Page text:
The director has a personal link to India through his wife of 20 years, Judy, a Vancouver-born set designer of Sikh descent. “The novel didn’t feel exotic to me,” he says. “I’ve been around an extended Indian family since 1978.” But then Gunnarsson discovered an affinity with the Parsis through his own heritage. “They are like Icelanders,” he says. “There are 300,000 Icelanders in Iceland and we’re an ancient tribe. There are 130,000 Parsis in the world and they’re an ancient tribe.”

Gunnarsson, who immigrated to Canada with his parents at age 7, grew up in Vancouver as an only child. His father, now deceased, was a naval architect in Iceland and worked as a contractor in Vancouver. Studying English literature and political science at the University of British Columbia, Gunnarsson made his first short films while caught up in the left-wing politics of the day. “My first brush with show business,” he laughs, “was making a play on the bringing about of revolutionary consciousness among the peasantry in Hunan province.” Graduating in 1974, he spent several years travelling the world, taking jobs as a shepherd in Crete, a truck driver in Shetland and a deckhand on an Icelandic fishing boat. Returning home, and unable to find work, in 1977 he enrolled in a graduate film course at UBC, where he met his wife and found his vocation.

As a documentary director, Gunnarsson caught the tail end of the glory days at the National Film Board. Working closely with such NFB legends as Donald Brittain, Colin Low and John Spotton, he learned the art of making verito documentaries. And he has tried to bring the same veracity to drama. Gunnarsson spent eight years working on Diplomatic Immunity, finally shooting the drama in Mexico after repeated visits to El Salvador. Aside from almost dying, he had to sell his house, which he had mortgaged to help finance the film. “It was a nightmare,” he recalls. “It’s hard to spend that much of your life on a film, then watch it win some awards and get some polite applause and play in a couple of theatres for a few weeks.”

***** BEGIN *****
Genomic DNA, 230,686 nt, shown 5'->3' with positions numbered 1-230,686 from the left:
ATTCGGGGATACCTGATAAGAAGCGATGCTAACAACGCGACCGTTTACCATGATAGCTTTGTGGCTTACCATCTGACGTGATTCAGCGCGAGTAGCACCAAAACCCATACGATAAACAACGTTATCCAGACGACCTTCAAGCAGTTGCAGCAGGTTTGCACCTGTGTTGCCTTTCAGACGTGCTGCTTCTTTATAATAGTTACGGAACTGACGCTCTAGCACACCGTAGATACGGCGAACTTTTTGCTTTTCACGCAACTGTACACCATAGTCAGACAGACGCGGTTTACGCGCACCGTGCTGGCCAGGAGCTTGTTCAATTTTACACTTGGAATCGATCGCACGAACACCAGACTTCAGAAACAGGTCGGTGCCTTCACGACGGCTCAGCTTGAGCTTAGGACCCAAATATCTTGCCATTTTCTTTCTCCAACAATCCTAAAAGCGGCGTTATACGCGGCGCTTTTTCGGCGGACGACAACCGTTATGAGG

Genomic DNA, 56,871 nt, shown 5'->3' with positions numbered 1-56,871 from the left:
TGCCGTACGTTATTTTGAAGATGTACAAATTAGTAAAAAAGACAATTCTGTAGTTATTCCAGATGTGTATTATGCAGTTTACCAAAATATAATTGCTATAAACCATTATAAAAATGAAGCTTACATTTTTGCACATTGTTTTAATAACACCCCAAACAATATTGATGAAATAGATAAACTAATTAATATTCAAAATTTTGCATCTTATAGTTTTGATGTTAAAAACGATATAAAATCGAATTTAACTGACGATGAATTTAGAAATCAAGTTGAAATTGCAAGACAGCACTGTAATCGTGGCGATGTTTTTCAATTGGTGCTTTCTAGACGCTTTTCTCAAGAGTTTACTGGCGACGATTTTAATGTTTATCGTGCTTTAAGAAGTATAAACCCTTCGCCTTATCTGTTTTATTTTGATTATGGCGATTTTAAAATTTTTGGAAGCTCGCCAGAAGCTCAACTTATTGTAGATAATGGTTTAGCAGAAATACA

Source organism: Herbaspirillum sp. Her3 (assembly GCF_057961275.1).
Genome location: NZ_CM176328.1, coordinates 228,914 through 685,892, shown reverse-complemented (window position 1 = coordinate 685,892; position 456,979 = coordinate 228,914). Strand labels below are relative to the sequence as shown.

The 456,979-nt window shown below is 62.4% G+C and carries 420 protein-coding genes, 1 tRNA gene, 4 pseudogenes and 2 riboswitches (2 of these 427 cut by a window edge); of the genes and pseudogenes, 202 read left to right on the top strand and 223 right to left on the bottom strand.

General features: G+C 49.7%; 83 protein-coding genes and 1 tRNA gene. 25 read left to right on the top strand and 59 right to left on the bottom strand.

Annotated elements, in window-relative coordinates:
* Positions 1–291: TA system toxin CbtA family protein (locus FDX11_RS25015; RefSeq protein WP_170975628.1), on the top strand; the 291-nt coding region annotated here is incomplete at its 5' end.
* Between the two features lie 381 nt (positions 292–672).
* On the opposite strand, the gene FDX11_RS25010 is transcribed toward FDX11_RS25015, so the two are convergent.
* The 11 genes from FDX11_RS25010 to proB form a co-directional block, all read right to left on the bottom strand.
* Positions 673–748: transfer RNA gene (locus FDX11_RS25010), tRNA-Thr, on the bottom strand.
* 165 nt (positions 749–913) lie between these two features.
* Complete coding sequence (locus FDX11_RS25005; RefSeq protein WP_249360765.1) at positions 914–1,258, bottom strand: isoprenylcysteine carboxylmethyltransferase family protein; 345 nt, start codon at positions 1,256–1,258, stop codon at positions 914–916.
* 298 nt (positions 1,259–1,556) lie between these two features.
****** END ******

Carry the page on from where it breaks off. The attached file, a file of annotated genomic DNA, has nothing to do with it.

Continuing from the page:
By working in television, Gunnarsson at least knows that his work will be seen. His next project, which starts shooting this summer, is a CBC movie called Scorn, a drama based on the story of Darren Huenemann, a Victoria teen who murdered his mother in 1990. Meanwhile, with Such a Long Journey, his second theatrical feature, the director hopes to crack the elusive audience for Canadian cinema. The film marks a departure. It is his least provocative work, a lyrically textured adaptation of a novel that sheds a soft light on the human condition.

But in India it may cause controversy. Set in 1971, the story involves a subplot about corruption implicating former prime minister Indira Gandhi. Her crimes have been well documented by the local news media but remain a taboo subject for India’s strictly censored cinema. Reviewing Such a Long Journey, India’s largest English-language daily, The Times of India, called the movie’s political honesty “breathtaking.” The paper went on to praise Gunnarsson as “a foreign director with an insider’s perspective” who has made a “superb, brooding film . . . with masterly control and delicate feeling.” Once again, Gunnarsson travelled the extra mile to get it right, and those who knew could tell the difference.